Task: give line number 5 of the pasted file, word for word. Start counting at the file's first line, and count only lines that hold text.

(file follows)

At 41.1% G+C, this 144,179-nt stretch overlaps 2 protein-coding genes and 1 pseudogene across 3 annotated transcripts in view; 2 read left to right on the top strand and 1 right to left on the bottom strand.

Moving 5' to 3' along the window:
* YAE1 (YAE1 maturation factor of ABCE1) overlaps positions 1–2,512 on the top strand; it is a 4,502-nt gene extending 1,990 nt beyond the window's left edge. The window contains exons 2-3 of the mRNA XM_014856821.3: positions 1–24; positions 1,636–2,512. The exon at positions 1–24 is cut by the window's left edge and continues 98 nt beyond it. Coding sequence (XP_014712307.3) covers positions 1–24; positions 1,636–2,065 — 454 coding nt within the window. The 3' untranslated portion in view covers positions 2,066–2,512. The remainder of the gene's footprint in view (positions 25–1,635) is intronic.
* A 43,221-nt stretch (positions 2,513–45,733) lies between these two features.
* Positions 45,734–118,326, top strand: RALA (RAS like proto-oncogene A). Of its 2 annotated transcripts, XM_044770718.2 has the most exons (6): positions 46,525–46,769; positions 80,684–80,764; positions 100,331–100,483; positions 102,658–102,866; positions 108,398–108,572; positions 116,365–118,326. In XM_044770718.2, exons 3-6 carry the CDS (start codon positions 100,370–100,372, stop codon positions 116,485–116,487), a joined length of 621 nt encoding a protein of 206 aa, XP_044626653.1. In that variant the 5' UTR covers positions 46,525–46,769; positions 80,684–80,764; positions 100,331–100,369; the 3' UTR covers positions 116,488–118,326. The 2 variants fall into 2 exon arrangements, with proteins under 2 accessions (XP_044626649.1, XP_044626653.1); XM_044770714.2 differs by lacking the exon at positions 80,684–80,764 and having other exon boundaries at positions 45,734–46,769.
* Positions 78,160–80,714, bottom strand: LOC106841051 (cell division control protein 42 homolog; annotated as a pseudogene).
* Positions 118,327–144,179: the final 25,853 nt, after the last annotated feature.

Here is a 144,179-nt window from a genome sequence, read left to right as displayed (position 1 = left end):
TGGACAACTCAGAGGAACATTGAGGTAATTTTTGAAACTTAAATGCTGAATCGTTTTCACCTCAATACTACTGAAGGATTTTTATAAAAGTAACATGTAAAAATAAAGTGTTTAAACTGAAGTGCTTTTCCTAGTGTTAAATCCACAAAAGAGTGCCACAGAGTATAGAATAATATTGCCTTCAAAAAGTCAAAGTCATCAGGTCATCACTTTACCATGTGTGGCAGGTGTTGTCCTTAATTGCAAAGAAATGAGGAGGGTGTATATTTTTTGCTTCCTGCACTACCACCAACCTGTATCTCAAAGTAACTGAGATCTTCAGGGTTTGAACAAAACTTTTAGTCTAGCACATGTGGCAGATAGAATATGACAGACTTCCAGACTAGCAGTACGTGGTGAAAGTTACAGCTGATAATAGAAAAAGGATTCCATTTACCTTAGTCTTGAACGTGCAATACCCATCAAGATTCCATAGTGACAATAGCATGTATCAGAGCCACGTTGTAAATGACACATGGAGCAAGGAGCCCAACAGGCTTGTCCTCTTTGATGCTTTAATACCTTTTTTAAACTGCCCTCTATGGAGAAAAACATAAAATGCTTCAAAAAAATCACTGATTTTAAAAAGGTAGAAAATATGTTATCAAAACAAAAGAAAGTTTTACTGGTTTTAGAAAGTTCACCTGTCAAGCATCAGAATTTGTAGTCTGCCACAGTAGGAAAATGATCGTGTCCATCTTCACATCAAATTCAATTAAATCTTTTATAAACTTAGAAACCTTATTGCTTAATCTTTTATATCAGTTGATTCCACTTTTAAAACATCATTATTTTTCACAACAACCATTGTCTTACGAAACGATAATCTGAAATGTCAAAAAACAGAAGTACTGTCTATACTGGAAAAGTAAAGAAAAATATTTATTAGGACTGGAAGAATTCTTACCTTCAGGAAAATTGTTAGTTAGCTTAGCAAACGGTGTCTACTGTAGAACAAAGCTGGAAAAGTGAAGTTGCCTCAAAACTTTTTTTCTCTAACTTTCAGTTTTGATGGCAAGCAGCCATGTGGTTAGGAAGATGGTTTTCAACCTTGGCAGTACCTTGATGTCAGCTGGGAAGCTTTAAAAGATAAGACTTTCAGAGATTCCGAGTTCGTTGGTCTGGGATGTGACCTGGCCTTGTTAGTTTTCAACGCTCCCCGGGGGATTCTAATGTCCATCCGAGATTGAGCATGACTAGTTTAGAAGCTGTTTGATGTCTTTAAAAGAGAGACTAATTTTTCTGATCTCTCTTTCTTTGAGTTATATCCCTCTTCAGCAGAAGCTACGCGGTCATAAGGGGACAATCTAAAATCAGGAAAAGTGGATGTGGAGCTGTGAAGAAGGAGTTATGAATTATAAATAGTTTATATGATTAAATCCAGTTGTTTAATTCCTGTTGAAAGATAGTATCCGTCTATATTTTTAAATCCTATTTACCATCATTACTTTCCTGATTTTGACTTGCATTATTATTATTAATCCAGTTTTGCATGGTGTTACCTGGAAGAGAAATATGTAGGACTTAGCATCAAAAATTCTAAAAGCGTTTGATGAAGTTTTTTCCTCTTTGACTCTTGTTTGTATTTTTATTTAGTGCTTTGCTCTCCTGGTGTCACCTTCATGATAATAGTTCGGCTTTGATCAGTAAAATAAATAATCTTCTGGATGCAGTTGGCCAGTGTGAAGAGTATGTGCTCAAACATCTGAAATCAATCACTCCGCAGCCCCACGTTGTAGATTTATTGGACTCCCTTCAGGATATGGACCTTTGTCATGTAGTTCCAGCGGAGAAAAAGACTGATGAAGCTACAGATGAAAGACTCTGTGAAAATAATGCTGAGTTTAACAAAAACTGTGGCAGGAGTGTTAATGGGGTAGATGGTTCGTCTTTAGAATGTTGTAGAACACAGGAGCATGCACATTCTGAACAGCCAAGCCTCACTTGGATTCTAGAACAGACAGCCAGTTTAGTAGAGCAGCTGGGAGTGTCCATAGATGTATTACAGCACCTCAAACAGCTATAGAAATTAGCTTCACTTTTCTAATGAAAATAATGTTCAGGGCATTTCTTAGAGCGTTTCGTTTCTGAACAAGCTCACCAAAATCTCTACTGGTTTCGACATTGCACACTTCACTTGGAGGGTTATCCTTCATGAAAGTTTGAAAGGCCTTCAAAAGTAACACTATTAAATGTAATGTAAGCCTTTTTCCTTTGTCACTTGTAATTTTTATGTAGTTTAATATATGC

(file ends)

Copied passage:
* Positions 45,734–118,326, top strand: RALA (RAS like proto-oncogene A). Of its 2 annotated transcripts, XM_044770718.2 has the most exons (6): positions 46,525–46,769; positions 80,684–80,764; positions 100,331–100,483; positions 102,658–102,866; positions 108,398–108,572; positions 116,365–118,326. In XM_044770718.2, exons 3-6 carry the CDS (start codon positions 100,370–100,372, stop codon positions 116,485–116,487), a joined length of 621 nt encoding a protein of 206 aa, XP_044626653.1. In that variant the 5' UTR covers positions 46,525–46,769; positions 80,684–80,764; positions 100,331–100,369; the 3' UTR covers positions 116,488–118,326. The 2 variants fall into 2 exon arrangements, with proteins under 2 accessions (XP_044626649.1, XP_044626653.1); XM_044770714.2 differs by lacking the exon at positions 80,684–80,764 and having other exon boundaries at positions 45,734–46,769.